Why do blood vessels in the eye vessels of people with pimples seem to expand?
Why do people with blood vessels appear to swell in certain locations on the outside of their eyeballs, according to a study published today in the journal PLoS ONE?
It’s a mystery that may explain why some people with lesions on the eyeball have enlarged blood vessels.
A study of 19 people with cystic acne who had never had any cystic pimples, the researchers wrote, found that when pimples on the eyelids were closed, blood vessels on the inside of the eyeballs became larger, and when the eyebells were opened, the vessels contracted.
The study also showed that the swelling was permanent, meaning that once the eyeblashes had healed, the size of the vessels didn’t change.
It’s one of the first studies to find evidence that the blood vessels of pimples expand after they have been closed.
Previous studies have suggested that blood vessels inside the eyeballed eye, which are usually swollen after a cut or trauma, become larger when the skin is irritated, but it’s not clear whether this is the case with cysts on the skin or whether other tissue inside the eye becomes inflamed.
This study was the first to look at the size and shape of blood vessels from the eyebalves.
The researchers, led by Andrew N. Nye, an associate professor of surgery at Washington University School of Medicine, examined 29 cystic-pimple patients who had had a cut, a scratch, or an eye procedure over the course of the study.
The patients were examined every two months for six months, and the researchers recorded the swelling in the eyes of each patient and compared that swelling to their blood pressure.
The investigators found that the eyes and cornea of the patients who hadn’t had any blood vessel surgery had swollen slightly.
The cornea, on the other hand, was relatively unchanged in size, and only the blood vessel that normally fills the cornea was enlarged.
That indicates that the corneal vessels in cystic pimples that aren’t enlarged have more blood vessels than normal.
Neeld says that although the researchers found that swelling wasn’t permanent, it’s clear that the cells in the eyeballing area of cysts may need to be filled in.
In other words, cystic lesions that don’t enlarge after they’re closed need to get filled in with a skin graft, says NeeLD.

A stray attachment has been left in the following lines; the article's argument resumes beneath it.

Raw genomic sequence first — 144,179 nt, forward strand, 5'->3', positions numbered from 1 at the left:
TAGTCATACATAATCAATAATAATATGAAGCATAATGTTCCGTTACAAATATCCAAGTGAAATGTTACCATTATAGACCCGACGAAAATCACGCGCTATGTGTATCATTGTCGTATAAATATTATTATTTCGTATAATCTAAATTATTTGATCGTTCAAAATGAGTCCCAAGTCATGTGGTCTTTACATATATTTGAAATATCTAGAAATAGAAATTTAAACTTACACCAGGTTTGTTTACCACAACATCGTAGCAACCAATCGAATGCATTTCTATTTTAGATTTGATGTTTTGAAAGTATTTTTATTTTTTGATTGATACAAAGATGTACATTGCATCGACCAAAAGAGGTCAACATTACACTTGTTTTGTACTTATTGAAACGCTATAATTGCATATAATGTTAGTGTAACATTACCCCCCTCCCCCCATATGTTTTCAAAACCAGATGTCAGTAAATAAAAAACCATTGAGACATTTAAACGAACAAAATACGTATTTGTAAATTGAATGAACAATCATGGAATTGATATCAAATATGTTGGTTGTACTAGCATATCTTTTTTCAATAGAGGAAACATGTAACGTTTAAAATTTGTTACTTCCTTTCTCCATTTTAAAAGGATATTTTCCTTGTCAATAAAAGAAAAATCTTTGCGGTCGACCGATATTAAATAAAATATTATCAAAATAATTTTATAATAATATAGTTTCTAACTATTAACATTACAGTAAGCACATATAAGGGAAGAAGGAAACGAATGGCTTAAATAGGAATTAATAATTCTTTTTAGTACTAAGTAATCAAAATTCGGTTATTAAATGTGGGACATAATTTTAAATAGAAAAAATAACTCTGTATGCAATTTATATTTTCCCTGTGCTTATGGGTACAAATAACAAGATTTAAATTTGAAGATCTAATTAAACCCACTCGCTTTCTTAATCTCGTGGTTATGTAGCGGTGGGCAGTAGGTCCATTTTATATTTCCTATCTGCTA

If you have any cysts that you’re not using as an excuse to keep them closed, the surgery can help fill them in with skin grafts.
It could also help fill the vessels if they aren’t filled in by a graft, but don’t expect to be able to see any improvement in vision in your eyes.
The authors say that the findings may help explain why cystic cysts tend to expand after surgery, although they are limited in their ability to see the benefit of surgery.
But if you do have cystic eyes, you may be able see the benefits of surgery, but not the pain.
It also doesn’t mean that your eyes won’t get smaller after surgery.
It may take a while for the cystic scarring to heal.
“There’s a bit of a plateau,” Neelde says.
That is, the cysts don’t grow again as fast as they did before the surgery.
If your eyes become smaller after you’ve had surgery, there may be some scarring left behind.
The research team notes that their results are preliminary, and that they’re interested in testing whether the size changes seen in cysts after surgery actually translate into changes in vision after surgery are reversed.
“We’re not sure how it would work, but we’re interested to see what happens,” Neesel says.
And if you’re a doctor who’s interested in studying cystic hair, the study’s co-authors are interested in trying to figure out what the changes in the cyst might be that might cause the cystals to grow.
“If we can find a way to increase the number of cystic hairs in a cystic lesion, we could potentially treat cystic patients more effectively,” Nye says.
“It’s a real issue in the field of dermatology, and we’re really interested in finding a way of increasing the number and size of cyst hairs in cyst patients.”